—Was it difficult to continue without your brother?

—I’m assuming you mean after his passing? I had already continued Psyche after his last involvement from 1995 to 2005 so I’ve had his blessing, and his influence is always there no matter who I work with. Performing live right after he died was very difficult, and it did stop me from wanting to write new music for a while as I preferred performing the older Psyche songs to promote the re-releases of the first 3 albums which I mastered myself with added special tracks, and pictures from our archives. Also, when I decided to relocate to Germany in 1994 after we made the Intimacy album I hesitated to have a new member in his place until Per-Anders and I met, and started writing for Strange Romance. Stephen said it was OK to continue, and I always asked him about the music I created. It’s certainly not easy when you are a duo, and people want to see the original band members on tour 30 years later or whatever, but like many things with Psyche’s unplanned “career,” it just continues because it’s the life I chose to live, and it’s what I do. 11 albums so far is pretty good considering I never really compromised what makes Psyche unique. I owe that to Stephen’s original creativity.

—How did your gear change from the first albums to now?

—We don’t have all the old synths that we used, but thanks to new music programs on the computer, we actually are able to use the sounds of the Korg Mono/Poly and some of our favourite early drum machine samples. The first 3 albums were mainly done with the same synths we had begun collecting, and on Mystery Hotel the dreaded Yamaha DX7 joined in as well as a few things such as the Fairlight which was all in the Dan Lacksman (Telex) studio for that session. In the 90s I recorded with Per-Anders Kurenbach and he had a mix of more digital instruments, and plug-ins. However, we also used some things like a Djembé, Harmonica, and the occasional acoustic effects. For the period of music between 2001 and 2005 with Remi Szyszka we had mainly computer programming through a midi-control synth, and the dreaded Virus.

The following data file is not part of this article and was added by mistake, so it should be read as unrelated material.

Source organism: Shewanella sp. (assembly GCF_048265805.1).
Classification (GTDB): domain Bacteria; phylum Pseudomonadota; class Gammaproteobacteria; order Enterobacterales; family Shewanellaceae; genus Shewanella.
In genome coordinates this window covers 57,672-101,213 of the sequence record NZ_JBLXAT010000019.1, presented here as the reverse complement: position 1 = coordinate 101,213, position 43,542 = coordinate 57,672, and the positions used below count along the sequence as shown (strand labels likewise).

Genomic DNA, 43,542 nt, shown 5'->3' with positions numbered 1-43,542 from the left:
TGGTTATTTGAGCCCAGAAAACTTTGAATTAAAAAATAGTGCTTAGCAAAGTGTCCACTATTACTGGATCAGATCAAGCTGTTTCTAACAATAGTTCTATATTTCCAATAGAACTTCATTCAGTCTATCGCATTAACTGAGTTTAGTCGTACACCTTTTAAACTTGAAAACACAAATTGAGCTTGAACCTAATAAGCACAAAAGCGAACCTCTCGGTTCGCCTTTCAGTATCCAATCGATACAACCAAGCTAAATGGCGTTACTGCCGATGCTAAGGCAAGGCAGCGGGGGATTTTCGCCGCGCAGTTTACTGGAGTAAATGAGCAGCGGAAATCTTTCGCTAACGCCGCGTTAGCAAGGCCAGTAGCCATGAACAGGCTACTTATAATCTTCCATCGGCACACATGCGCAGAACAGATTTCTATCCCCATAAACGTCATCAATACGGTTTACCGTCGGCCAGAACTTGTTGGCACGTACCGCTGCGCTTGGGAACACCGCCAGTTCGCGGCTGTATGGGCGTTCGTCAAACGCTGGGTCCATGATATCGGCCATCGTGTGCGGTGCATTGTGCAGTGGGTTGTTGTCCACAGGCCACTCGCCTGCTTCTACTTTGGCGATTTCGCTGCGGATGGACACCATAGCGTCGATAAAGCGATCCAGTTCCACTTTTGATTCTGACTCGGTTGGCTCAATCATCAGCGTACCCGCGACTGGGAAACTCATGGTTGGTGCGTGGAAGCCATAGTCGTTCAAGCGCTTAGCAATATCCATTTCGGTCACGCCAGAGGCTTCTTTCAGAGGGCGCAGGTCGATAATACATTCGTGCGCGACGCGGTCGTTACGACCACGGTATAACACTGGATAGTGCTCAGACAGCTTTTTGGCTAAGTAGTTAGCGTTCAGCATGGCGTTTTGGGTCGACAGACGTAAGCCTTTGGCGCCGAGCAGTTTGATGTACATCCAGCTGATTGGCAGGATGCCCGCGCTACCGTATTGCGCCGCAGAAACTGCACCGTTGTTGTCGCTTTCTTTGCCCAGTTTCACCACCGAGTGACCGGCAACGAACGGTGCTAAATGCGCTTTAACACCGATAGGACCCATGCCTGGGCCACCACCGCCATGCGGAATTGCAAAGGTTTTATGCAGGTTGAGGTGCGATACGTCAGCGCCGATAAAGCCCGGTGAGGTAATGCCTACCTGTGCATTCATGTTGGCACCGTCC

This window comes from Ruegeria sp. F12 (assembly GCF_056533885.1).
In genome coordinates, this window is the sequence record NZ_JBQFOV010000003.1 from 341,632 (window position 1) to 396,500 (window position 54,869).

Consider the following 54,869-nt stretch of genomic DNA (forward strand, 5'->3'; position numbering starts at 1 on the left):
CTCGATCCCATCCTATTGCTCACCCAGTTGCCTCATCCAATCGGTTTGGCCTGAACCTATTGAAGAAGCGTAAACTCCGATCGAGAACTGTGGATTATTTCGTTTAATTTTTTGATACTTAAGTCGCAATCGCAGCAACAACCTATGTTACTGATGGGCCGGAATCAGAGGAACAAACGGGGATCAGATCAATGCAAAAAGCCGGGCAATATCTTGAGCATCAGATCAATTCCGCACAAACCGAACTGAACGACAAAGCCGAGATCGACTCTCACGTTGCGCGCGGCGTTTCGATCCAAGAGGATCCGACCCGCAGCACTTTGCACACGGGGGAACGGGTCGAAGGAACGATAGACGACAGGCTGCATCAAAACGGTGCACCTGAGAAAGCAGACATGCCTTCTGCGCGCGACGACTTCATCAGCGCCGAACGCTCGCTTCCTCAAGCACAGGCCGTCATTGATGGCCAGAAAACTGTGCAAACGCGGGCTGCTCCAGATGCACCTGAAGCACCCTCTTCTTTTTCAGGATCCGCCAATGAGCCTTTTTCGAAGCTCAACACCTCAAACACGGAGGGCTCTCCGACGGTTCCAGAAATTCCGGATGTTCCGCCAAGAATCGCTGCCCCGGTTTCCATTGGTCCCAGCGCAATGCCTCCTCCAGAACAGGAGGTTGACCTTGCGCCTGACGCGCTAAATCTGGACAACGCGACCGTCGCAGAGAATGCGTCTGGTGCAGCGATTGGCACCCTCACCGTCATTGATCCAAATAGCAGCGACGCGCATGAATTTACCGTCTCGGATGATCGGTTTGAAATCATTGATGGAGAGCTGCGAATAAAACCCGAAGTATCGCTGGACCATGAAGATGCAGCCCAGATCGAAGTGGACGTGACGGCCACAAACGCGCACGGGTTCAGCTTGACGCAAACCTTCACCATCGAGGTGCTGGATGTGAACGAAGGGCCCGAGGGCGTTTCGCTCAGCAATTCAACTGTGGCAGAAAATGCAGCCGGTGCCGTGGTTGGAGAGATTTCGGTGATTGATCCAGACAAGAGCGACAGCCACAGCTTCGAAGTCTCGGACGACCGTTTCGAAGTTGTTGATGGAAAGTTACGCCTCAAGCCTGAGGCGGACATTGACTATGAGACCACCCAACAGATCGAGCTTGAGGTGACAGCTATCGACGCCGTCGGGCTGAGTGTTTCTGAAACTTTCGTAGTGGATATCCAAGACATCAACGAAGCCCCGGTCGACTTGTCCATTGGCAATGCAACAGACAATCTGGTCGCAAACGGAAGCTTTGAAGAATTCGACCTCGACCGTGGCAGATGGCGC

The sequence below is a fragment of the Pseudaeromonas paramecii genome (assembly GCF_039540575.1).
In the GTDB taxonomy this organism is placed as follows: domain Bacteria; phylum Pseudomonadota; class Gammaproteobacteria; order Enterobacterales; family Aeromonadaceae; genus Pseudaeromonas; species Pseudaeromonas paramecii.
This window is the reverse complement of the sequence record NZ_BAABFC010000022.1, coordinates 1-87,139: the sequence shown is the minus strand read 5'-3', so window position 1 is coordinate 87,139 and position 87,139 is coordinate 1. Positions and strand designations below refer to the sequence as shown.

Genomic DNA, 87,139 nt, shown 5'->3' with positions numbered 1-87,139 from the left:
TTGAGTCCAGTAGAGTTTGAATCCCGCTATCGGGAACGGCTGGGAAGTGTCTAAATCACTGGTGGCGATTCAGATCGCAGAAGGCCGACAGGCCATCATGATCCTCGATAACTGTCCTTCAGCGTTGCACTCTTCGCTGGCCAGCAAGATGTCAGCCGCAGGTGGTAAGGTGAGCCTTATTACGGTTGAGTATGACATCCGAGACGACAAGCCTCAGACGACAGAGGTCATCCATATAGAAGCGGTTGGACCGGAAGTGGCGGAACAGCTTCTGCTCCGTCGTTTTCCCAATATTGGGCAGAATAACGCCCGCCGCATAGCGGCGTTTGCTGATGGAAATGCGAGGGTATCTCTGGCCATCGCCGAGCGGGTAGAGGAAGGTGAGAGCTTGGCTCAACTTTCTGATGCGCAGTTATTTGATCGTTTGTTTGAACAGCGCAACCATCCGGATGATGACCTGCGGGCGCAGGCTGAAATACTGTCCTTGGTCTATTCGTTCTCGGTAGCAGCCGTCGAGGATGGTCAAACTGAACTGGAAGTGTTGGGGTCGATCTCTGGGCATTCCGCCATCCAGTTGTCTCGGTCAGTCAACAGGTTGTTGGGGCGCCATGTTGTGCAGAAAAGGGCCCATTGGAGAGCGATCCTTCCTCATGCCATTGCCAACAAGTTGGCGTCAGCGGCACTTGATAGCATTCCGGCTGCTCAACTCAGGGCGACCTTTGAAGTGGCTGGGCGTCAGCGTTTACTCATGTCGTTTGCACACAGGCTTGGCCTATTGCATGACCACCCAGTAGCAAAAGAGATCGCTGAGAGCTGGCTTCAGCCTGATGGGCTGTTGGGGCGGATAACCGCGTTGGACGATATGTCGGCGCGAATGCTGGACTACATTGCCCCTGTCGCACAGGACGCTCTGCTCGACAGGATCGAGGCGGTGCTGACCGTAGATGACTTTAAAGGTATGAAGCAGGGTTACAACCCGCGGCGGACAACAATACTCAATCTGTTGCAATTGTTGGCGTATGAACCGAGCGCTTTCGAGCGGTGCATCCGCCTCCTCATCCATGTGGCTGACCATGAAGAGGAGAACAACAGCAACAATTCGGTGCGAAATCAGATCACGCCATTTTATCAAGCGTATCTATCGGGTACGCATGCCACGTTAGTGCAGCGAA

—I saw your music described as horror electronic, do you enjoy horror movies or literature? I read that some of your songs were inspired by different books and movies.

—In the beginning we were mainly inspired by Horror. The atmosphere and music of the films by George Romero, John Carpenter, David Cronenberg, Dario Argento, and Lucio Fulci. I was reading a lot of H.P. Lovecraft, “The Saint Became A Lush” was inspired by The Case Of Charles Dexter Ward, and “The Outsider” by the short story of the same name. We even dedicated the Unveiling The Secret album to Lovecraft and Cronenberg. Stephen was very inspired by all the 70s and 80s horror stuff. I prefer the atmosphere of the supernatural elements as opposed to straight ahead slashers. Other authors such as Ramsey Campbell inspired my song “Nocturnal Passenger,” and “The Influence.” Then there’s Shirley Jackson who inspired “The Sundial” and “Haunted.” We’re also all indebted to the imagination of Stephen King as well.

—After your more famous records, we have Daydream Avenue from 1991 and Intimacy from 1994. How would you recommend these records to someone who listened only until The Influence?